Polymer modification[edit]

Dispersive forces of grafted polymer chains can prevent bacterial adhesion to a surface

To avoid the undesirable effects of leaching, antimicrobial agents can be immobilized on device surfaces using long, flexible polymeric chains. These chains are anchored to the device surface by covalent bonds, producing non-leaching, contact-killing surfaces. One in vitro study found that when N-alkylpyridinium bromide, an antimicrobial agent, was attached to a poly(4-vinyl-N-hexylpyridine), the polymer was capable of inactivating ≥ 99% of S. epidermidis, E. coli, and P. aeruginosa bacteria.[11]

Dispersion forces between the polymer chains and the bacterial cells prevent bacteria from binding to the surface and initiating biofilm growth. The concept is similar to that of steric stabilization of colloids. Polymer chains are grafting to a surface via covalent bonding or adsorption. The solubility of these polymers stems from the high conformational entropy of polymer chains in solution. The Χ (Chi) parameter is used to determine whether a polymer will be soluble in a given solution. Χ is given by the equation:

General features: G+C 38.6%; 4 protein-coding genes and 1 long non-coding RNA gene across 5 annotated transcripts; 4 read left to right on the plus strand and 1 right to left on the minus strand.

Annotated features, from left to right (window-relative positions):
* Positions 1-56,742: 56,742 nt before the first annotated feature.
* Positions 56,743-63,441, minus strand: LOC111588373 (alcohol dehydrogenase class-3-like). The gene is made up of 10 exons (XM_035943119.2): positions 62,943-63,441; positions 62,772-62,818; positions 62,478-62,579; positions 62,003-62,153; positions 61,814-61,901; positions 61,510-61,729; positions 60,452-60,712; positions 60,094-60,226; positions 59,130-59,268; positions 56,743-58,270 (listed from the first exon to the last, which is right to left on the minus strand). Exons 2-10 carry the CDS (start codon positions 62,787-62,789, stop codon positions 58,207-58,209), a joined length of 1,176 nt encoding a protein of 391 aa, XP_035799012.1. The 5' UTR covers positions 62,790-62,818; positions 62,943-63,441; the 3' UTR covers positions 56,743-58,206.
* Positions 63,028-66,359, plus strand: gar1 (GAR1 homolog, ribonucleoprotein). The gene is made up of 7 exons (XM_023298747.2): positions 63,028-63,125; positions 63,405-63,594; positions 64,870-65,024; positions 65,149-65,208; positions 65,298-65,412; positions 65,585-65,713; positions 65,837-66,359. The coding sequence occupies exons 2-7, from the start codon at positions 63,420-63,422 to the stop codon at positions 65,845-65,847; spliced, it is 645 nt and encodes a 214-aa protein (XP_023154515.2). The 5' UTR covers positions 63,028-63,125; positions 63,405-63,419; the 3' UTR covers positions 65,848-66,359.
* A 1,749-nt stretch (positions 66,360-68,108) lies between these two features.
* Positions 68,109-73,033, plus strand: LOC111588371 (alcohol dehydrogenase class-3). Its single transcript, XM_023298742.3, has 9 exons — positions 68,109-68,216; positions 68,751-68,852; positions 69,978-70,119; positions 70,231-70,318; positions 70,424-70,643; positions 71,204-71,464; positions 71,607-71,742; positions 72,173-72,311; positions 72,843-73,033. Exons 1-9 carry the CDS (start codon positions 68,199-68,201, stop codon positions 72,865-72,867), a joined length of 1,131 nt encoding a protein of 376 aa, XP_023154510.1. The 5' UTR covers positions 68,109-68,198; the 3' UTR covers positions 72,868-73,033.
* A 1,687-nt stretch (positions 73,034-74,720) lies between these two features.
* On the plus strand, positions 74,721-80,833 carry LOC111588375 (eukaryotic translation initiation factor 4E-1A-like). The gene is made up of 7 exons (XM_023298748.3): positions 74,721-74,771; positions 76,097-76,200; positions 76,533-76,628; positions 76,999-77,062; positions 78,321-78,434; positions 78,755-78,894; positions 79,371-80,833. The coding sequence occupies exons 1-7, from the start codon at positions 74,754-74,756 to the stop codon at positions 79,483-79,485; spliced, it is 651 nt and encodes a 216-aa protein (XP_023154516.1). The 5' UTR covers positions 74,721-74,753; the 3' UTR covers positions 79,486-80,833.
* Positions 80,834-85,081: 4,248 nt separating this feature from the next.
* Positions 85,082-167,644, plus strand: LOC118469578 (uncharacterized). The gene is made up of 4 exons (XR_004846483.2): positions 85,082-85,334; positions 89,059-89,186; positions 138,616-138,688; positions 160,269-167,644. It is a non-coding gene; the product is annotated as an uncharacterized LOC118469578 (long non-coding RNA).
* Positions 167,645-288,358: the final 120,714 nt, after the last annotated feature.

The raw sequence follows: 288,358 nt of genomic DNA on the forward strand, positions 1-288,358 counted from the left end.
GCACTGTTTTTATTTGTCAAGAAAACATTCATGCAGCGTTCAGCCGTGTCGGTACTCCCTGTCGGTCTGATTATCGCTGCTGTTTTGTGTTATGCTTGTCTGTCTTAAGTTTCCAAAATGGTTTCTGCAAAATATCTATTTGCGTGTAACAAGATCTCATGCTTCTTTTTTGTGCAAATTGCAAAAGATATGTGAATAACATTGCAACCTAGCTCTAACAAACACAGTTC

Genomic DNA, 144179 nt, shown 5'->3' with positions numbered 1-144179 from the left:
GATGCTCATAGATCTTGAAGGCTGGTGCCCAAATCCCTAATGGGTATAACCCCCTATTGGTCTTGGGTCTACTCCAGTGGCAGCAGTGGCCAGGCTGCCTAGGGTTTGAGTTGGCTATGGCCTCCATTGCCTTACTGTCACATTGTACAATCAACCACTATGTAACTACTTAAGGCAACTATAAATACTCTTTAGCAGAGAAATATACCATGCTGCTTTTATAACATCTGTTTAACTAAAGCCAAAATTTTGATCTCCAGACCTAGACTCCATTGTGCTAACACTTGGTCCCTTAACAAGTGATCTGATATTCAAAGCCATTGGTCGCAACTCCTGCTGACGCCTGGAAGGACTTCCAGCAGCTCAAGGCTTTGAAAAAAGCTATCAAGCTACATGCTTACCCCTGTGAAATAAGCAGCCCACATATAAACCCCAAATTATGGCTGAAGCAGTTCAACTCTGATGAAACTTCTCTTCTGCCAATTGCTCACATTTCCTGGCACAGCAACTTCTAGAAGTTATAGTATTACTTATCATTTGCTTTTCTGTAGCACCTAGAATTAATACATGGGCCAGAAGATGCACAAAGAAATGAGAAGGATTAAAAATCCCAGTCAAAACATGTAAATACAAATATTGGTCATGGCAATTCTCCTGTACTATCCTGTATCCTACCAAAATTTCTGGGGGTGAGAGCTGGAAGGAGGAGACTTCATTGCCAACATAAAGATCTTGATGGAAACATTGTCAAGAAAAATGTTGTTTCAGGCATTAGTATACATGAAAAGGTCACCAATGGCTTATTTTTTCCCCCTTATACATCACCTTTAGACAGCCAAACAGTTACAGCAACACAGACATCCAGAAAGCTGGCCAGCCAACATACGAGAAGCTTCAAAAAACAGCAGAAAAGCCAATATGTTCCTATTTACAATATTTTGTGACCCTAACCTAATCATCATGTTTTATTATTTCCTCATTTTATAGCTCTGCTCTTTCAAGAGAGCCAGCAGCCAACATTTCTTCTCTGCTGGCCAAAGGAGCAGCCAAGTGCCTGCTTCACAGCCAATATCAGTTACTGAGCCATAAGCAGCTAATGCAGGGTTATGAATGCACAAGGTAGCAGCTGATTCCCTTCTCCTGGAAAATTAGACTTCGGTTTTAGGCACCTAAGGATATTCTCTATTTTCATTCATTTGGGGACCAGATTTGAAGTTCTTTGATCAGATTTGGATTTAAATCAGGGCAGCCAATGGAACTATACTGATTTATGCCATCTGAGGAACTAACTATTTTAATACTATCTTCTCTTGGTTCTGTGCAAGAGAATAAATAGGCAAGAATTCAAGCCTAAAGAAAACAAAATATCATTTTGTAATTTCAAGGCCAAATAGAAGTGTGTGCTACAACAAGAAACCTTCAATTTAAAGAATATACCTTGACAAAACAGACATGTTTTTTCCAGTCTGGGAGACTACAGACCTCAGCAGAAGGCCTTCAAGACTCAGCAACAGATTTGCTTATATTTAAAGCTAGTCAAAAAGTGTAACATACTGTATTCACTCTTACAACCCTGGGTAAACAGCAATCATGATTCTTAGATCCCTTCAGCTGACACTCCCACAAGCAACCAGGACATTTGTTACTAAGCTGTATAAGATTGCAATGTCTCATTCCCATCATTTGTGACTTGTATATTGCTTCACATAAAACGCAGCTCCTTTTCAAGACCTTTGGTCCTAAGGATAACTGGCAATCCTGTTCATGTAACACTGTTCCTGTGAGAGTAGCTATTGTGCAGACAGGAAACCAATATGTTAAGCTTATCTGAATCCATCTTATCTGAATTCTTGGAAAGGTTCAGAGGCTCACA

where and are the cohesive energy densities of the polymer and solvent, respectively, is the molar volume of the solution (assuming ), R is the ideal gas constant, and T is temperature in Kelvins. If 0 < < 2, the polymer will be soluble.



Contact angle of a liquid droplet wetted to a rigid solid surface.

The ability of bacteria to adhere to a surface and begin the formation of a biofilm is determined in part by the enthalpy of adhesion of the surface. Adherence is thermodynamically favored if the free enthalpy of adhesion is negative and decreases with increasing free enthalpy values.[11] The free energy of adhesion can be determined by measuring the contact angles of the substances in question. Young's Equation can be used to determine whether if adhesion is favorable or unfavorable: